SunnyCrest in 1909/1910

By November, 1909 he and Clara had both improved, and he returned to the church pulpit as pastor emeritus, saying goodbye to his congregation, notifying them of family plans to take a trip to the Far East.
SunnyCrest in 1912

By 1912 Bob's health deteriorated to where he could no longer publicly speak, and in 1914 he passed away.

Clara remained  in the house until 1919, when she sold the house and retired to Pasadena's Hotel Maryland. In 1922, at the urging of many friends, she wrote a biography about her late husband (from where the above photo was taken). From 1930 on she resided in the Hotel Huntington.  She died in 1954.

The 1919 buyers of Sunnycrest were Thomas and Nettie Warner.  Thomas had recently sold his auto steering and transmission parts company of Muncie, Indiana to General Motors, retiring then to beautiful Southern California. By now an auto garage (guest house) had been added out back. Then in 1926 Nettie decided to raze the house and erected a new house on the property. She and Thomas remained there--he passed away in 1947; she stayed on until her passing in 1962.  The property was then redeveloped as apartments.  The former garage appears to be the same one--at some point it appears to have been sold to the property owner to the west. No vestige of the former Sunnycrest house remains.
Today's street view

Below is an overlay of the 1910 Sanborn map with today's aerial view.  Notice the suspect garage in the lower left.

Today's aerial view of the former SunnyCrest property. Orange Grove Blvd. is at right.


More info:

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Wednesday, April 10, 2013

Mervin J. Monnette -- 951 South Western Ave.

The Los Angeles Herald put a very large picture at the top center of its real estate section on that Sunday in 1905. Mr. Alfred Jeremy, a "Pittsburgh capitalist", had announced plans to build a new home on a small knoll located at Western Avenue and San Marino Street. The Herald explained:
"Some weeks ago Mr. Jeremy purchased four lots in the Country Club Heights tract, with frontage of 196 feet on Western avenue and 255 feet on San Marino street. The ground surmounts a knoll from which a fine view of the surrounding country can be had--the ocean to the south and Hollywood and the mountains on the north.
On this knoll will be erected a highly ornamental and commodious home of the old mission style of architecture from plans drawn by Dennis & Farwell, architects, at a cost of about $10,000. The porch and terrace on the south and east fronts are 12 to 14 feet wide. The reception hall finished in oak and with recessed seats will be 18x21 feet, with ornamented staircase at the rear of the hall. At the right of the hall the plans show the parlor 15x18 feet, and the living room 18x26 feet. In each room is a tile mantel, and French windows separate the living room and conservatory at the rear. Provision is made in the conservatory for a fountain.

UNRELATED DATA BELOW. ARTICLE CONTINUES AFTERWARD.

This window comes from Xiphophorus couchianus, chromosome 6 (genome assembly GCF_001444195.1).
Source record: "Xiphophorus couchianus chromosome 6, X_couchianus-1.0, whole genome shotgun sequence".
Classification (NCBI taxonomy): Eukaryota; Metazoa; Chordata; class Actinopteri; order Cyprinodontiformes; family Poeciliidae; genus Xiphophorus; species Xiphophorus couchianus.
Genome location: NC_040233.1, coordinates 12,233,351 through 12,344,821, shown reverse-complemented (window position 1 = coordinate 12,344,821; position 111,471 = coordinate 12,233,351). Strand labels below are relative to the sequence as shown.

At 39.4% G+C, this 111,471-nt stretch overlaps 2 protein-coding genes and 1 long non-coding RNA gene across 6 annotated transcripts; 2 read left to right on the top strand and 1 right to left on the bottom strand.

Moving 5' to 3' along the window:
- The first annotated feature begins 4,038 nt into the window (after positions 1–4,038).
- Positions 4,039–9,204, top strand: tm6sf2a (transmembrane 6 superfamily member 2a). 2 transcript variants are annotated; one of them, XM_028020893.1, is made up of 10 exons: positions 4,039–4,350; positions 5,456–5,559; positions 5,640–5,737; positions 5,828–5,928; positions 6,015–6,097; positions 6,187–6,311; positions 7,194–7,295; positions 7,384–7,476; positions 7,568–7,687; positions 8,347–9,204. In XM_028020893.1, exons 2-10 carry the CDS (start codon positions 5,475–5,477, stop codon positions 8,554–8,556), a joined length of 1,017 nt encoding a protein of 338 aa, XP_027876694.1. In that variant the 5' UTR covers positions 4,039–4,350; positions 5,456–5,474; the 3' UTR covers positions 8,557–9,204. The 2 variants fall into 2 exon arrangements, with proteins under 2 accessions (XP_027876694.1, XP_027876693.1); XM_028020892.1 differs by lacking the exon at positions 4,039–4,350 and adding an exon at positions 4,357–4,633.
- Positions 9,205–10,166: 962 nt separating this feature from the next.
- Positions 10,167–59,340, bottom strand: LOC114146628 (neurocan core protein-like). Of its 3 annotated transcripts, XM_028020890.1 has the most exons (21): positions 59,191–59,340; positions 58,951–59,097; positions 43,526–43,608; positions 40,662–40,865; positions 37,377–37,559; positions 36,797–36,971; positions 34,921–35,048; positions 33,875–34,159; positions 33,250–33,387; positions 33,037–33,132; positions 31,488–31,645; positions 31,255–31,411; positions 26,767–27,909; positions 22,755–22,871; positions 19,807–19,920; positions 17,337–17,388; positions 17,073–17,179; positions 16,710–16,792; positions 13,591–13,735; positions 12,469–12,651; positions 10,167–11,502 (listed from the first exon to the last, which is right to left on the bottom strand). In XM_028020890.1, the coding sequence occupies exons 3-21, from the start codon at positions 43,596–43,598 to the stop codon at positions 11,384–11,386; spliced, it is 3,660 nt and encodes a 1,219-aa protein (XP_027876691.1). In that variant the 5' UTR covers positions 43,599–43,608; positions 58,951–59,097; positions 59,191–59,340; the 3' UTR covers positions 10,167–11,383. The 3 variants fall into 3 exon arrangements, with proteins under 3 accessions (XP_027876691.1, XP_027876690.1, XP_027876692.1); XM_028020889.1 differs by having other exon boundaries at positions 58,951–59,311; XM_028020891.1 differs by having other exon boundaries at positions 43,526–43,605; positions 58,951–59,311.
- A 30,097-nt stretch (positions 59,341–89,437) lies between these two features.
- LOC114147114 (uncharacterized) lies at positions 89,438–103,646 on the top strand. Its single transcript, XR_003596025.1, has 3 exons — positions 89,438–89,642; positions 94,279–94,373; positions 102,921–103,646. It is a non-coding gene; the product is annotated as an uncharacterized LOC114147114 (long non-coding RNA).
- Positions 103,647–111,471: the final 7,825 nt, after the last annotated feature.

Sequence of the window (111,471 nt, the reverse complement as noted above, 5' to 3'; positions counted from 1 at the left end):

The family dining room 19x26 feet with large mantel in oak, is at the left of the hall, and at the rear is the butler's pantry, a large kitchen and other home conveniences; also the servant's hall and a screen porch. The patio, 16x30 feet, is at the rear of the center of the residence, flanked by the living room and the kitchen.

On the second floor are five large bedrooms, two mantels, two bath rooms, besides numerous closets and balconies, one on the east front and one at the rear.

This improvement will be one of the show places of the southeastern [sic] section of Los Angeles."
As pictured in the L.A. Herald of June 11, 1905
(courtesy of cdnc.ucr.edu)
Another article later that year in the Herald mentioned Mr. Jeremy's intention to "be in by Christmas".

Meanwhile, in Goldfield, Nevada in September of 1905, a Mr. Mervin Jeremiah Monnette (1847-1931) had just signed an agreement with a Mr. Granville Hayes for 1/2 ownership in a two-year lease on a not-so-well-performing mine. Mervin, who was a cattle rancher in Omaha at the time, was sent by Chicago business associates earlier that year to check out an offered lease on another mine. The associates knew that Mervin, who had previously operated in Cripple Creek, was an "honest" man who would provide an impartial report. Mervin concluded that the mine was worthless and had been "salted". But since he had spent the time and effort to reach Goldfield, he remained in town to see if anything else might be worthwhile.

1906 Caricature of M. J. Monnette
He soon met Granville Hayes, who owned the previously mentioned lease, and who had been working it when he ran low on capital. Trusting Granville's long experience in mining, along with some promising assays of prior workings, Mervin decided to sign up, contributing $10,000 in capital for the 50% ownership position. He quickly saw that this would not be enough money, so he convinced two of his Chicago business partners, J.W. Smith and Harry Benedict, to join him. Another $25,000 was expended without uncovering any ore worth shipping, when in April, 1906 they hit the "mother lode".

From the Goldfield News, 1906-1907:

"...At this point in the sinking, Hayes had wanted to drift on the big body of low-grade ore then in evidence, believing that it would narrow down to a good-sized high-grade vein, and he had cut a station at the 80-foot point with that in view, but he had been dissuaded. He now returned to demonstrate his theory.